Pa. House leaders are on a listening tour. Sex abuse survivors feel unheard — again.

HARRISBURG (PA) [Doylestown, PA]

January 24, 2023

By Bethany Rodgers and Bruce Siwy, Pennsylvania State Capital Bureau

“All the survivors that are working on this, we’re all in the same boat. We are mentally trapped in this moment until these legislators act on this.”

Before every interview she does, Lara Fortney-McKeever clasps a delicate key-motif bracelet around her wrist — a symbol of the years she and her sisters spent locked in silence about their childhood sexual abuse.

Even after the arrest of the parish priest who had groomed and molested Fortney-McKeever and four of her younger sisters, a gag order signed as part of a settlement with the Diocese of Harrisburg prevented them from speaking about it. 

They finally broke their silence in 2018, she said, when then-Attorney General Josh Shapiro released a landmark grand jury report identifying more than 300 Catholic priests accused of sexually assaulting children in Pennsylvania. The Fortney sisters’ abuser was among those named in the 884-page document.

“We were stuck in this cage,” she remembers telling Shapiro at the time. “And you handed the key to unlock our chains.”

Since then, she’s pushed for a change to Pennsylvania law that would enable sexual abuse survivors to take perpetrators to court and perhaps find the release and validation that she experienced in 2018. The grand jury report, which spelled out the predatory priests’ crimes in black and white, should galvanize legislators to action, she thought at the time. 

Nearly five years later, she’s still waiting. Though the Pennsylvania General Assembly this month seemed on the verge of taking action for childhood sexual abuse survivors, movement on the issue appears to have fallen casualty to political infighting and a dysfunctional House of Representatives.

The proposal under consideration would lift the statute of limitations for child sex abuse survivors for two years, allowing them to sue perpetrators and institutions guilty of covering up their crimes. To become law, the proposed constitutional amendment must pass the General Assembly in two consecutive legislative sessions and win the approval of Pennsylvania voters. 

Advocates hoped lawmakers would give the amendment a final sign-off in a January special session and set it up for a statewide vote in the May primary.

But now, with the narrowly divided House of Representatives unable to coalesce around a common set of rules, lawmakers stopped gathering in session earlier this month. House Speaker Mark Rozzi last week announced he would conduct a statewide listening tour to try to break the logjam and build support for giving final passage to the constitutional amendment.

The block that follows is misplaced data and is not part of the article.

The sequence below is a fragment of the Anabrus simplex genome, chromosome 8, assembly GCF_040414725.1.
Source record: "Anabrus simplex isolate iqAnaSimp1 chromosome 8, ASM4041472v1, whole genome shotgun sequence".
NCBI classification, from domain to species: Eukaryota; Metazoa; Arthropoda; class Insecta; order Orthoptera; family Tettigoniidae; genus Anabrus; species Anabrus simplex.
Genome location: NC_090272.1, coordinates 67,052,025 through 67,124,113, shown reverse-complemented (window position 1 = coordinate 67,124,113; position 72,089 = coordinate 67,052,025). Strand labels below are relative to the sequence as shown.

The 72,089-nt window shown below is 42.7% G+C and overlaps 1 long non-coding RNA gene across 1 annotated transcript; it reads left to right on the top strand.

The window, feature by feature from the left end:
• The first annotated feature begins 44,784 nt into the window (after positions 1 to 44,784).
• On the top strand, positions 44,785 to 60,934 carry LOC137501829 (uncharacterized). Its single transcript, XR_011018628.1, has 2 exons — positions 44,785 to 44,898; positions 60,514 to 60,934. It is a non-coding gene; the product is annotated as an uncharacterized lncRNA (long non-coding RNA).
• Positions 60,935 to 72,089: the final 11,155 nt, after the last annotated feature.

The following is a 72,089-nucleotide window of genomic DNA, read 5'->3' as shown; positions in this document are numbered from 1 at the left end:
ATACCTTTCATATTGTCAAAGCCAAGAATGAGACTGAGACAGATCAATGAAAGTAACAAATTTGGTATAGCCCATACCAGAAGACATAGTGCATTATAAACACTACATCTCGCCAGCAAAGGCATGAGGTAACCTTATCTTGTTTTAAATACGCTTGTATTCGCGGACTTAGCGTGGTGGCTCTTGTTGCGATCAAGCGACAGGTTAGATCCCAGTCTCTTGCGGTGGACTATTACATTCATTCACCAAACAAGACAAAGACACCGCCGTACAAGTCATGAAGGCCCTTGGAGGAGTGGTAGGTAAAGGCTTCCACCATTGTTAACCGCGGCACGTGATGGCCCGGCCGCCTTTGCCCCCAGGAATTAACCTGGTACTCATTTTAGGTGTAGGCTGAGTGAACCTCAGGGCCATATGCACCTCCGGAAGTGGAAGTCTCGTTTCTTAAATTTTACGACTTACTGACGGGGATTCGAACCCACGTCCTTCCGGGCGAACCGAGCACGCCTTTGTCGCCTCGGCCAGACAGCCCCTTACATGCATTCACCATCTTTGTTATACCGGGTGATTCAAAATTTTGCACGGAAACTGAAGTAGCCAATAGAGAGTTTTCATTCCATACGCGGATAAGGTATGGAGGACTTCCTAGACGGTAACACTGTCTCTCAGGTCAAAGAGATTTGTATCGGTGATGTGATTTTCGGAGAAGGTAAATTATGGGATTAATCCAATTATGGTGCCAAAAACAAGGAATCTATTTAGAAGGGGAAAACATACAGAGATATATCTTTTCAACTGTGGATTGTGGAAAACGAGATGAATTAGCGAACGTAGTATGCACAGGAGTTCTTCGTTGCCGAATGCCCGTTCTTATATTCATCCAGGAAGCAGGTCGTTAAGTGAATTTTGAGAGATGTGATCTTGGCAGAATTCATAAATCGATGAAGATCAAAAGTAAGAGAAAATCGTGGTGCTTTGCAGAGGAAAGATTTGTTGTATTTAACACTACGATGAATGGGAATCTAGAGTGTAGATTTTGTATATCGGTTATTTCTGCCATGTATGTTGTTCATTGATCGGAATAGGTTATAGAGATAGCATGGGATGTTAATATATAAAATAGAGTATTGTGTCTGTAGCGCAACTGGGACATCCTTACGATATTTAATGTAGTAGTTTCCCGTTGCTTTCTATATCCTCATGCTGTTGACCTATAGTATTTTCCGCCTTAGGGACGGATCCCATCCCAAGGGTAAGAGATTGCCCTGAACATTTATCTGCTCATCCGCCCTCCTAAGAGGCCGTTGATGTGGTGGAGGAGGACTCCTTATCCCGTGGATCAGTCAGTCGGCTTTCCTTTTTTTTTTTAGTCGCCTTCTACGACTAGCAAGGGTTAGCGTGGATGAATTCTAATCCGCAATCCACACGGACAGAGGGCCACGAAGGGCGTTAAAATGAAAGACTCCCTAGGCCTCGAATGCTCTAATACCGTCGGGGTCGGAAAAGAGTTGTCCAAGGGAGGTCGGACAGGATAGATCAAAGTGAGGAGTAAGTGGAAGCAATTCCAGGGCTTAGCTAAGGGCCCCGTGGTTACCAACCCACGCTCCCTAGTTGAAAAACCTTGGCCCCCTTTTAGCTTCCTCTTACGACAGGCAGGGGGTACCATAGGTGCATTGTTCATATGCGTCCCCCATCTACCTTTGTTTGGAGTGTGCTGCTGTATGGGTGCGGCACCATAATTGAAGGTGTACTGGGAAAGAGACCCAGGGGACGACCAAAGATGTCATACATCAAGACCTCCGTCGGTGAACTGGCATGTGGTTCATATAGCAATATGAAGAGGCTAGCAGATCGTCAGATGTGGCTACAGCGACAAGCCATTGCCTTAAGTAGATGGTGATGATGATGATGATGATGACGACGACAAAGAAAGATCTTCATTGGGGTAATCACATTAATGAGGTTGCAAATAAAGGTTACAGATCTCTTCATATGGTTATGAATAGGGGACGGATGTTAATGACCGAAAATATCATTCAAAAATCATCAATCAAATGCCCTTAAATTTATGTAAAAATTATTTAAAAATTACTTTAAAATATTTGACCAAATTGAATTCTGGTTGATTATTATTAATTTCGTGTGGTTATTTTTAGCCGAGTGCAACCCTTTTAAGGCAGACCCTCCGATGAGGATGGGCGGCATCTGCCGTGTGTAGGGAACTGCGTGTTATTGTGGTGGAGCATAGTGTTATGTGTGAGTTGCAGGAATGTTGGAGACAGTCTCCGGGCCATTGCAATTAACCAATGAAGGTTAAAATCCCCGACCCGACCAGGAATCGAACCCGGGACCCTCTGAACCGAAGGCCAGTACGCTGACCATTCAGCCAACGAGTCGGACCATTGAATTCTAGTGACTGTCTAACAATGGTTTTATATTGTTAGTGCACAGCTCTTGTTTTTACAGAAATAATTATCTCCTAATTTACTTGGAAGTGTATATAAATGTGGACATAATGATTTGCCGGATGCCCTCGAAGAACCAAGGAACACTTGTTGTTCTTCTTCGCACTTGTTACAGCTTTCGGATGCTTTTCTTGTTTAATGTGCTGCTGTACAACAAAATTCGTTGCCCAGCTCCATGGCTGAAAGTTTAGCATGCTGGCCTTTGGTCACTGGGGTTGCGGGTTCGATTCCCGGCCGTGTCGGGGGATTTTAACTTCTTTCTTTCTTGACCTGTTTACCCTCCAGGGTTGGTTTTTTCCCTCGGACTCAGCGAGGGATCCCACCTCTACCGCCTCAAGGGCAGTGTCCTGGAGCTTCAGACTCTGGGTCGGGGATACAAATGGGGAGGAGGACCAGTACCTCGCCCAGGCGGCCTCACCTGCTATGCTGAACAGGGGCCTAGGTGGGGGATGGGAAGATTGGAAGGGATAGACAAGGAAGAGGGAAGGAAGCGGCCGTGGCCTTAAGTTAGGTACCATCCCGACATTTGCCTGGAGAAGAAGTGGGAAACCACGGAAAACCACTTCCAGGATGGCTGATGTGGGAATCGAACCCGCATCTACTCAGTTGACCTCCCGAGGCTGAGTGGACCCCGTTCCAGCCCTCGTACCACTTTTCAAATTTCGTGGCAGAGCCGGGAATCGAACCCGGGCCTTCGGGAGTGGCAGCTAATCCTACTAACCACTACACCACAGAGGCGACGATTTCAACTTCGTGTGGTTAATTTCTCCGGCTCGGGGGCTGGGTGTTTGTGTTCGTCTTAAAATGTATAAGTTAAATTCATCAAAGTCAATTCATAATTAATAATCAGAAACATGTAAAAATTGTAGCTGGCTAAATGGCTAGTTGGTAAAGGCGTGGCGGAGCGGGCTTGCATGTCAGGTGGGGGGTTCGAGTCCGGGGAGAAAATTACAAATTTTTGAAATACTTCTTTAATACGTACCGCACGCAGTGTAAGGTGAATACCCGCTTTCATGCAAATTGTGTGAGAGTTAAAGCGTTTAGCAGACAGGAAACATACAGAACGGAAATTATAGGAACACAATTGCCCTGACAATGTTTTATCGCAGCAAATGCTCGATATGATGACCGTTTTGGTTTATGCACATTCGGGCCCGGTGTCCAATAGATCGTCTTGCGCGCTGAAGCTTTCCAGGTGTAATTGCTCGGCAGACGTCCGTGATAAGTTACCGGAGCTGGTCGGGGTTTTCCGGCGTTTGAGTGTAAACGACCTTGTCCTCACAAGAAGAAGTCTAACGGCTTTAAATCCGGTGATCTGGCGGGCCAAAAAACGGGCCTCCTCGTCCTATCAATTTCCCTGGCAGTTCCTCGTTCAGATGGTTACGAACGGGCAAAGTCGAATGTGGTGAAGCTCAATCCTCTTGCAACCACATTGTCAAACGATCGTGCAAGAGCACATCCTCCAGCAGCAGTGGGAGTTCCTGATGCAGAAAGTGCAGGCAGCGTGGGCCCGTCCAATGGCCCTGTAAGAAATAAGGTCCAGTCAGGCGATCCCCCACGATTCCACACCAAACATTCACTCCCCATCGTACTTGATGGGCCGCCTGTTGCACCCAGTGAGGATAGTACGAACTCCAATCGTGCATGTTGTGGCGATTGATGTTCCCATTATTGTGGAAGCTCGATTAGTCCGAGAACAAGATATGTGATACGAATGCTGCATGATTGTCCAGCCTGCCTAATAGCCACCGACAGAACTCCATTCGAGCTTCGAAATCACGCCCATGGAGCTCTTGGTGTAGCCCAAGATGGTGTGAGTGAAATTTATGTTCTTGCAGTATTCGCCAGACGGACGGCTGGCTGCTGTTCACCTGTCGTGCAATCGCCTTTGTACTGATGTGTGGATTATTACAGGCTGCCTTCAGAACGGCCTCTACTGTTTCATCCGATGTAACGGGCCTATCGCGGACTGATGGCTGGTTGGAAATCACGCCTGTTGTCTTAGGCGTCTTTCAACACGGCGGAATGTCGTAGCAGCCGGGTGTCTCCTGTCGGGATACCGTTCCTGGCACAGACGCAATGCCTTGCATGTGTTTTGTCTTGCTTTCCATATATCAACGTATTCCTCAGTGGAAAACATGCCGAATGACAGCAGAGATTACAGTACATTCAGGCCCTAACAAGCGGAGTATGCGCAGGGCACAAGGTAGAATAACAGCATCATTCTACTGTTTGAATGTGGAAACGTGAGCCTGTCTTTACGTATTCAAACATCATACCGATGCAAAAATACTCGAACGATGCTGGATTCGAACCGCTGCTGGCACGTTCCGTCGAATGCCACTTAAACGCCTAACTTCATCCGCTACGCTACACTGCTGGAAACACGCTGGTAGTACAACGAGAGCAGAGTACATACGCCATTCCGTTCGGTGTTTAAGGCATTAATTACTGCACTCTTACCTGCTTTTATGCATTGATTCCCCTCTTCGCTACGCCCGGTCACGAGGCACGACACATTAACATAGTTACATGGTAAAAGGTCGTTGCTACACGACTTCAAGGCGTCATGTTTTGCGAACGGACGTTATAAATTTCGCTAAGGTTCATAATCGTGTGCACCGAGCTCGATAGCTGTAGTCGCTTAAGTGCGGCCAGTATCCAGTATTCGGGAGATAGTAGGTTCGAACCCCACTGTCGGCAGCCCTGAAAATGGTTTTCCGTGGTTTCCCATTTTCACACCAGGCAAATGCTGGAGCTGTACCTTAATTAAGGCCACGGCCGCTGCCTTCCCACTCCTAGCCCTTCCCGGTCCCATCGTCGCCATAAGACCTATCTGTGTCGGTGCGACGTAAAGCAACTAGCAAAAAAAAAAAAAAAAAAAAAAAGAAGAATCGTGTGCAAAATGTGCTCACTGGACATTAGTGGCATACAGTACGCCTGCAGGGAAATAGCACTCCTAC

The stalemate leaves Senate Bill 1 — which includes a two-year litigation window for Pennsylvania’s survivors of sexual abuse — and any other potential movement on the topic in limbo.

For the constitutional amendment to appear on the May ballot, lawmakers must pass it by Friday and officials must advertise it in newspapers by Feb. 16, according to the Pennsylvania Department of State.

“The General Assembly must act swiftly to make that possible,” Ellen Lyon, the state department’s deputy communications director, wrote in an email to the USA TODAY Network.

More:The new Pennsylvania speaker of the House is already on thin ice. What may come next.

With that swift action seeming less likely by the day, survivors have begun to resign themselves to yet another delay and the probability that they’ll have to wait at least until the November election for the amendment to appear on the ballot.

“It’s just hard to watch their disappointment time and time again, because there are many who are really relying on their day in court,” said Mike McDonnell, an abuse survivor and spokesperson for Survivors Network of those Abused by Priests (SNAP). “It’s heart-aching to watch.”

‘How am I supposed to walk away?’

Shaun Dougherty, a Johnstown native and president of SNAP, first tried to report his childhood abuse to authorities at the age of 21, during a two-week break after finishing U.S. Navy boot camp.

Something about his enlistment oath was compelling him to speak up, to do what he could to prevent others from being victimized. It was then that he learned his case was past the statute of limitations — and that because the priest, George Koharchik, hadn’t yet been criminally charged, Dougherty couldn’t even speak publicly without risking a defamation lawsuit.

The silence weighed on him for years, he said. 

Then, in 2012, the diocese removed Koharchik from active ministry in the wake of new allegations against him. Authorities asked any survivors to come forward for their investigation into the priest, and Dougherty for the first time was able to give his statement. 

He got involved in advocacy and began working with state lawmakers, especially Rozzi and Rep. Jim Gregory, fellow survivors of childhood sexual assault.

There have been wins for him: The grand jury investigations and legislation that abolished the criminal statute of limitations for child sexual abuse cases

But the fight for the two-year litigation window has stretched on and on, consuming years of his life.

Now, he’s 53. 

“How am I supposed to walk away from this thing that I’ve hoped for my entire life?” he said. “All the survivors that are working on this, we’re all in the same boat. We are mentally trapped in this moment until these legislators act on this.”